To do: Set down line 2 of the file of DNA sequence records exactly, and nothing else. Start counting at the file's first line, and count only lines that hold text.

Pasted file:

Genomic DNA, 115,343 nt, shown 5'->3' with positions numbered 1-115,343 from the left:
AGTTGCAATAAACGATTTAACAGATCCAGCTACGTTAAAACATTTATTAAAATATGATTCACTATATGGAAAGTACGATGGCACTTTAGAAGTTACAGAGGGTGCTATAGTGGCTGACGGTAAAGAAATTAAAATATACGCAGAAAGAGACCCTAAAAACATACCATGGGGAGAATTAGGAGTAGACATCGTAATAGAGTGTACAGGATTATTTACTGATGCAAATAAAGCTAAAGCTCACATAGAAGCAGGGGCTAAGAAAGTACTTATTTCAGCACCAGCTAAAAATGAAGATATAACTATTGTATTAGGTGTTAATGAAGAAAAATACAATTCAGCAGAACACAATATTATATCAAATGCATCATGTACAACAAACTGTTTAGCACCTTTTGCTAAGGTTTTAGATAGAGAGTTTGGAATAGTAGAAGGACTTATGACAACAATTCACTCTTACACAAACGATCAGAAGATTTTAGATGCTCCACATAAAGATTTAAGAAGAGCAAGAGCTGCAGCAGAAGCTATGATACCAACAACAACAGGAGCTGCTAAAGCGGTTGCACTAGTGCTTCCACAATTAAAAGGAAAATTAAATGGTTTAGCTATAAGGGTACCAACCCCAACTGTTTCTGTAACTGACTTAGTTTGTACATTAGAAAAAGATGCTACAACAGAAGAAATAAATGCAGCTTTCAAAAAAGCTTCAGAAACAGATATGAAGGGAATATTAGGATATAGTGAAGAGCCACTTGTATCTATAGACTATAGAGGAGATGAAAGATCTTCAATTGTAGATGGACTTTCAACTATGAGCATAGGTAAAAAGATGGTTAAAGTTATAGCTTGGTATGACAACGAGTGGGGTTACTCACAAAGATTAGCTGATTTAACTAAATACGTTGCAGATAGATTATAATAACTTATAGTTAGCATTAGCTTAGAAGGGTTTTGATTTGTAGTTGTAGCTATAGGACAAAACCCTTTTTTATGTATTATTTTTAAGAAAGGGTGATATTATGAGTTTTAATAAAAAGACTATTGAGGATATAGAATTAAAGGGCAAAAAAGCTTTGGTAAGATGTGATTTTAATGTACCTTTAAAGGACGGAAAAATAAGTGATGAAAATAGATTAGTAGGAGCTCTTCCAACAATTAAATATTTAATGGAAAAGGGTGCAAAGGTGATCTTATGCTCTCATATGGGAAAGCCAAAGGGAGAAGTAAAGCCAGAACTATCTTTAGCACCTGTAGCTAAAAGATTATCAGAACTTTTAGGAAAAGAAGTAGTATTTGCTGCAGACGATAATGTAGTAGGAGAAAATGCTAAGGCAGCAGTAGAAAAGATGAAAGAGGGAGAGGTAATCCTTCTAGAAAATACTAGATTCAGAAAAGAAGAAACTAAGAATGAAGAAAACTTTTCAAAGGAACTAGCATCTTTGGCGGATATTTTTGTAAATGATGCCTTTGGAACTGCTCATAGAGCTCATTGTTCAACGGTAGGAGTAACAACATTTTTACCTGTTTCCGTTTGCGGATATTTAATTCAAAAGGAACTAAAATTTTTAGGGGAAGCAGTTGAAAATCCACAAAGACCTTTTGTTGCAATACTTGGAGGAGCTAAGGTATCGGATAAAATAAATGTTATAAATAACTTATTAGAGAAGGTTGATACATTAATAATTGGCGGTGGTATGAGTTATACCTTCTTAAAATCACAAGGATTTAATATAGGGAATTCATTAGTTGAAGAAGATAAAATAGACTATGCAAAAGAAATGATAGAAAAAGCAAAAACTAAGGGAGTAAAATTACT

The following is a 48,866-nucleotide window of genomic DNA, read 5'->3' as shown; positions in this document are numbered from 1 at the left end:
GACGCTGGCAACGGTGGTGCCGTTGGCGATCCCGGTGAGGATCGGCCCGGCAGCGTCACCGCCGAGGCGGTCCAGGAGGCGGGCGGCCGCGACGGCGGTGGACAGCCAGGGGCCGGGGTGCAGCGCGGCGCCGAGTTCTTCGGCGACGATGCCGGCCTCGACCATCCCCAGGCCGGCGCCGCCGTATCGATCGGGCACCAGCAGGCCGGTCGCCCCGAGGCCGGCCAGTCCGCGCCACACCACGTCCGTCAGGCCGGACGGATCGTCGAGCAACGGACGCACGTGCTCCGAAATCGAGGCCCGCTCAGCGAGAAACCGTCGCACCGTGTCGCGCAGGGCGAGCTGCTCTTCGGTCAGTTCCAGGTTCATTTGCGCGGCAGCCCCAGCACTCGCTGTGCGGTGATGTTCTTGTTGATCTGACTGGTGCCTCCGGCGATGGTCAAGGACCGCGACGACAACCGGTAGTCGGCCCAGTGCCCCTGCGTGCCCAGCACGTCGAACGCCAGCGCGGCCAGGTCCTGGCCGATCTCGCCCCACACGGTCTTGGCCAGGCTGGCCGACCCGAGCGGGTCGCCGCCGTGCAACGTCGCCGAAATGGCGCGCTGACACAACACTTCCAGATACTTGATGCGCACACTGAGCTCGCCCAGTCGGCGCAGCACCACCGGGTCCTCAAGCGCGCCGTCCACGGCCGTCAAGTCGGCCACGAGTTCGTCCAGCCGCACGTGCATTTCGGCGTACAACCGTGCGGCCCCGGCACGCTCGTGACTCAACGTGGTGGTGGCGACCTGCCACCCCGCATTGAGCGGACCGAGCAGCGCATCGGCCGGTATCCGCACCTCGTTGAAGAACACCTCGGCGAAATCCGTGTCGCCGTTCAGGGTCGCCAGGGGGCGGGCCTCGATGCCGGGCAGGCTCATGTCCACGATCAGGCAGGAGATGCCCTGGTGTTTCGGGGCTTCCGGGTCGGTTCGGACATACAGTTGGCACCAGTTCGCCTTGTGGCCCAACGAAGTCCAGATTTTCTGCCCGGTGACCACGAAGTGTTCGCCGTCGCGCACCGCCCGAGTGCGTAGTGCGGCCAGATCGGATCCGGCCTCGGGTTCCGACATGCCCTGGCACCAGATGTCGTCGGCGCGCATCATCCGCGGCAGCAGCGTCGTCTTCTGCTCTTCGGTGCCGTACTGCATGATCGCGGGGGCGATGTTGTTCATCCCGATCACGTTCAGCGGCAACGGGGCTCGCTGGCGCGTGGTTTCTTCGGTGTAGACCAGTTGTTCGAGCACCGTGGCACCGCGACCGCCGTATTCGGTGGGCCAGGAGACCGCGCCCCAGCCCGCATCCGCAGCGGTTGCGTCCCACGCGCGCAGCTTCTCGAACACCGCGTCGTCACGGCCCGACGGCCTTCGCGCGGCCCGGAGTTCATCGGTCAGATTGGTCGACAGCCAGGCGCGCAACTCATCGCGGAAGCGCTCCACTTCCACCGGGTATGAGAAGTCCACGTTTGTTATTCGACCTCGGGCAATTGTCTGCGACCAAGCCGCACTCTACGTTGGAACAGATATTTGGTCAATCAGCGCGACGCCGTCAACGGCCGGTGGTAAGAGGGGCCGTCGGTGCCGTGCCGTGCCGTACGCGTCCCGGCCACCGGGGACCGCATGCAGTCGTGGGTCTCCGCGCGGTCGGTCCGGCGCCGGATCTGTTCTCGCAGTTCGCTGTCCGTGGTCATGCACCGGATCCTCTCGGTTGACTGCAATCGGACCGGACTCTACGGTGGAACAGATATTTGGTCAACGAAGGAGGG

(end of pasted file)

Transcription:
AGTTGCAATAAACGATTTAACAGATCCAGCTACGTTAAAACATTTATTAAAATATGATTCACTATATGGAAAGTACGATGGCACTTTAGAAGTTACAGAGGGTGCTATAGTGGCTGACGGTAAAGAAATTAAAATATACGCAGAAAGAGACCCTAAAAACATACCATGGGGAGAATTAGGAGTAGACATCGTAATAGAGTGTACAGGATTATTTACTGATGCAAATAAAGCTAAAGCTCACATAGAAGCAGGGGCTAAGAAAGTACTTATTTCAGCACCAGCTAAAAATGAAGATATAACTATTGTATTAGGTGTTAATGAAGAAAAATACAATTCAGCAGAACACAATATTATATCAAATGCATCATGTACAACAAACTGTTTAGCACCTTTTGCTAAGGTTTTAGATAGAGAGTTTGGAATAGTAGAAGGACTTATGACAACAATTCACTCTTACACAAACGATCAGAAGATTTTAGATGCTCCACATAAAGATTTAAGAAGAGCAAGAGCTGCAGCAGAAGCTATGATACCAACAACAACAGGAGCTGCTAAAGCGGTTGCACTAGTGCTTCCACAATTAAAAGGAAAATTAAATGGTTTAGCTATAAGGGTACCAACCCCAACTGTTTCTGTAACTGACTTAGTTTGTACATTAGAAAAAGATGCTACAACAGAAGAAATAAATGCAGCTTTCAAAAAAGCTTCAGAAACAGATATGAAGGGAATATTAGGATATAGTGAAGAGCCACTTGTATCTATAGACTATAGAGGAGATGAAAGATCTTCAATTGTAGATGGACTTTCAACTATGAGCATAGGTAAAAAGATGGTTAAAGTTATAGCTTGGTATGACAACGAGTGGGGTTACTCACAAAGATTAGCTGATTTAACTAAATACGTTGCAGATAGATTATAATAACTTATAGTTAGCATTAGCTTAGAAGGGTTTTGATTTGTAGTTGTAGCTATAGGACAAAACCCTTTTTTATGTATTATTTTTAAGAAAGGGTGATATTATGAGTTTTAATAAAAAGACTATTGAGGATATAGAATTAAAGGGCAAAAAAGCTTTGGTAAGATGTGATTTTAATGTACCTTTAAAGGACGGAAAAATAAGTGATGAAAATAGATTAGTAGGAGCTCTTCCAACAATTAAATATTTAATGGAAAAGGGTGCAAAGGTGATCTTATGCTCTCATATGGGAAAGCCAAAGGGAGAAGTAAAGCCAGAACTATCTTTAGCACCTGTAGCTAAAAGATTATCAGAACTTTTAGGAAAAGAAGTAGTATTTGCTGCAGACGATAATGTAGTAGGAGAAAATGCTAAGGCAGCAGTAGAAAAGATGAAAGAGGGAGAGGTAATCCTTCTAGAAAATACTAGATTCAGAAAAGAAGAAACTAAGAATGAAGAAAACTTTTCAAAGGAACTAGCATCTTTGGCGGATATTTTTGTAAATGATGCCTTTGGAACTGCTCATAGAGCTCATTGTTCAACGGTAGGAGTAACAACATTTTTACCTGTTTCCGTTTGCGGATATTTAATTCAAAAGGAACTAAAATTTTTAGGGGAAGCAGTTGAAAATCCACAAAGACCTTTTGTTGCAATACTTGGAGGAGCTAAGGTATCGGATAAAATAAATGTTATAAATAACTTATTAGAGAAGGTTGATACATTAATAATTGGCGGTGGTATGAGTTATACCTTCTTAAAATCACAAGGATTTAATATAGGGAATTCATTAGTTGAAGAAGATAAAATAGACTATGCAAAAGAAATGATAGAAAAAGCAAAAACTAAGGGAGTAAAATTACT